Zondo tells Arthur Fraser and SSA to sort out their differences on classified documents impasse
State capture inquiry chairperson, deputy chief justice Raymond Zondo, has instructed former director-general of the State Security Agency (SSA) Arthur Fraser and his former employer to sort out their differences on his request for the declassification of documents.
Fraser last August wrote to the SSA requesting a declassification of documents he believes are crucial to enable him to testify at the commission.
According to him, the SSA refused to play ball, forcing him to approach the commission to intervene and compel the agency to release the documents.
However, Fraser's lawyer Rapulane Kgoroeadira argued on Wednesday morning, only now did the SSA appear willing to hand over the documents his client needs — albeit only if he details why and how they will assist him, which they have done in an affidavit.
To that end, Kgoroeadira held that there was no need for the merits of their application to be heard now, given the undertaking by the SSA to declassify the documents.
Zondo agreed. “Rather than deal with the merits now, let us see what comes out of that process. It may well be that the parties will reach an agreement that what Mr Fraser would have been given is sufficient,” he said.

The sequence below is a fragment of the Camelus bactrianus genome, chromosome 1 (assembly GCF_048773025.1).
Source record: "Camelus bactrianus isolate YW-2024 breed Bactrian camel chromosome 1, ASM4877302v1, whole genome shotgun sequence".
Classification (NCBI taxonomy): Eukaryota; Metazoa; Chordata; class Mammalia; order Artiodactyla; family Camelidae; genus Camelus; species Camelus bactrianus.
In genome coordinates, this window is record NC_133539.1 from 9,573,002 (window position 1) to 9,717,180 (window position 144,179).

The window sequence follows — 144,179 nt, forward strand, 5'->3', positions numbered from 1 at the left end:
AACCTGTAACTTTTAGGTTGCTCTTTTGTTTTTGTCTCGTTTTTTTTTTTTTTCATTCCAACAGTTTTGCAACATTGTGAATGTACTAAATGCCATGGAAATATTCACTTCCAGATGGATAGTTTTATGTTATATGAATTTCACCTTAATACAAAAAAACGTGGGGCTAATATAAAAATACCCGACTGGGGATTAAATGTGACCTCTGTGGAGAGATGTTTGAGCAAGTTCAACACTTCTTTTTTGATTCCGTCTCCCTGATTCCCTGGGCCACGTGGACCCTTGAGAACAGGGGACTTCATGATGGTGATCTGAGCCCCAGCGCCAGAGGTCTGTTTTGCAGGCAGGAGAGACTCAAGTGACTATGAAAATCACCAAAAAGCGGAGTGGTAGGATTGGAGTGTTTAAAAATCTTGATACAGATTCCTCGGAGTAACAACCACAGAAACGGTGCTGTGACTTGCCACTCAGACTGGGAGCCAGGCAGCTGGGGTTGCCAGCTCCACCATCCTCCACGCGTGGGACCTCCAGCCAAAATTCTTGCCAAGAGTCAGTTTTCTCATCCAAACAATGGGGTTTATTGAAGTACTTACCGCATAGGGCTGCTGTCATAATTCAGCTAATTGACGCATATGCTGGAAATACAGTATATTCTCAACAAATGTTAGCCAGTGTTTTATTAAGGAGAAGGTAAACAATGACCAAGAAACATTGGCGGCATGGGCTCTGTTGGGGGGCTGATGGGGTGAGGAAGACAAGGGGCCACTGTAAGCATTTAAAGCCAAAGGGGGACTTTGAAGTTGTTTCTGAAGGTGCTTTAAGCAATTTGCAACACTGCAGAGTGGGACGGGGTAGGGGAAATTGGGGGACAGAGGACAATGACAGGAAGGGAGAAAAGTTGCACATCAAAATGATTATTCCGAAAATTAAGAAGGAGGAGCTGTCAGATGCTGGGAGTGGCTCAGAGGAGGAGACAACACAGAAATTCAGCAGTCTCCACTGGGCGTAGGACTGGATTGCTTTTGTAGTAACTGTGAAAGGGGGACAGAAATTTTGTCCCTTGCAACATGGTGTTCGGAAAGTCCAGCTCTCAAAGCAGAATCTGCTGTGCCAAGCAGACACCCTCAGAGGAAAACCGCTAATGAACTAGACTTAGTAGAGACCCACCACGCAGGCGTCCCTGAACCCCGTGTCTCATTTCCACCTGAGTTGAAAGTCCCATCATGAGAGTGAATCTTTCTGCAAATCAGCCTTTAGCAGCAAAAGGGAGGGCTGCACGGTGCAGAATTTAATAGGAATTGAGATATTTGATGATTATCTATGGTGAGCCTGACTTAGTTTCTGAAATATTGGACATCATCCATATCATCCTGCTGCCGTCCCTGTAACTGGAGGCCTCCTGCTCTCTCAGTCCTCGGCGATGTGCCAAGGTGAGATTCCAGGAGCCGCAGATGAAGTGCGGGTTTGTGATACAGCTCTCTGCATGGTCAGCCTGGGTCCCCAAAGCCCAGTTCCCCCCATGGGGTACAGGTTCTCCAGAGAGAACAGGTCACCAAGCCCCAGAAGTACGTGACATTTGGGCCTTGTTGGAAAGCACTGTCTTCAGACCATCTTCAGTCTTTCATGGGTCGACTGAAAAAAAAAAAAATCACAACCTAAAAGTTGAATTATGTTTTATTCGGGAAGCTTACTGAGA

“I must not be understood to be saying that the applicant’s application does not have challenges and hurdles. But where parties have reached an agreement in trying to sort the matter out, let us give them the opportunity.”
SSA's legal representative advocate Bheki Ndebele accused Fraser of deliberately stalling the process.
According to Ndebele, SSA had extended an invitation to Fraser six months ago for a meeting to seek an amicable solution on how they could assist him.
However, he charged, Fraser had snubbed that invitation.
“We feel that the application [by Fraser] is the abuse of the commission’s processes,” said Ndebele.
“The matter should just be dismissed and the parties should be allowed to deal with the matter, as they were supposed to do so six months ago.”
The commission's head of the legal team, Paul Pretorius SC, expressed concern that the tussle between Fraser and SSA was unfolding outside the ambit of the inquiry.
What was indisputable, argued Pretorius, was that Fraser had evidence that was essential to the work of the commission.
Thus, he added, Fraser should co-operate.
“Mr Fraser appears to have evidence that may be significant to the work of the commission. We invite Mr Fraser to work with the investigation of the commission,” said Pretorius.
Zondo postponed the application.
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